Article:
Was COVID-19 already in Europe by December?
Ross Cullen in Paris

The World Health Organization (WHO) says it is possible more countries could find out they had positive cases of COVID-19 much earlier than previously thought.

It comes after a doctor in France revealed retrospective samples show the coronavirus was already present there in late December 2019.

Christian Lindmeier, a spokesperson for the WHO, said: "The findings, now in France, or in any similar scenario, help to better understand the potential virus circulation of COVID-19."

It's not surprising, given the earliest confirmed sufferers of COVID-19 had onset symptoms already in early December.

"So it's possible that some of these infected people traveled from Wuhan to other countries at that time."

On 31 December last year, China alerted the World Health Organization to several cases of unusual pneumonia in the city of Wuhan. By that time it now seems the then-unknown virus could already have been circulating thousands of miles away in Europe.


A statue in Paris dons a face mask. But could COVID-19 have been in France as early as December? /Alain Jocard/AFP

A statue in Paris dons a face mask. But could COVID-19 have been in France as early as December? /Alain Jocard/AFP


A French hospital, which retested old samples, found that one patient had COVID-19 as early as 27 December – nearly a month before the first cases in the country were officially confirmed.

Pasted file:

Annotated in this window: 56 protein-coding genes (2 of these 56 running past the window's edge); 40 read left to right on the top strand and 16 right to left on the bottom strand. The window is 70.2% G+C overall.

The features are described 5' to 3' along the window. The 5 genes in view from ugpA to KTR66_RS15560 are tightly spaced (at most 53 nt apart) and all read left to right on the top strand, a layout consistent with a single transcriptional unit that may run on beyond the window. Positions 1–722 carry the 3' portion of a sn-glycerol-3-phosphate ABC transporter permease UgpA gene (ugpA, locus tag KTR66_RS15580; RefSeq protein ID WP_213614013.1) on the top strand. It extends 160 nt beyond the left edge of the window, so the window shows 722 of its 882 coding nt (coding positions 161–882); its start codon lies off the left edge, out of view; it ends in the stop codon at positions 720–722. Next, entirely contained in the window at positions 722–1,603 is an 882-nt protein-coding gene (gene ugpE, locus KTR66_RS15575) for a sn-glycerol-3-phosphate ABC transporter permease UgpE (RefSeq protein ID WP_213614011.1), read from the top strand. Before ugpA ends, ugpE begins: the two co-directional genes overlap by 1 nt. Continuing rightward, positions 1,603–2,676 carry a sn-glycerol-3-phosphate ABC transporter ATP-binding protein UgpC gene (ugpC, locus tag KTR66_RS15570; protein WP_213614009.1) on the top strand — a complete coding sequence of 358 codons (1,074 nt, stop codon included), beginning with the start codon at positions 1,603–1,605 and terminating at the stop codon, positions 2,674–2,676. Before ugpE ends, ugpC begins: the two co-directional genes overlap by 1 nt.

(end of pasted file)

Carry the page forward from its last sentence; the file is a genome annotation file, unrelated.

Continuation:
That patient in France says he was admitted to hospital for what he thought he was a serious case of the flu.

But Amirouche Hammar has told French media he was told at the time that what he had was "very serious flu."

He also says he was suffering from "severe chest pain… and gasping for air."

There are no reasons to believe France could be an isolated case. It's possible more cases could be found as more countries retest old samples from patients who were sick in December or January.

"The Chinese outbreak was handled very, very well, once it was recognized how serious this was," says Ian Jones, a professor at the University of Reading, in the UK.

"But there is some genuine concern around the early few days, around the seafood market in Wuhan, whether or not the early cases of pneumonia were considered to be serious or whether they were just considered to be routine and not worthy of being followed up."


Video editor: Natalia Luz

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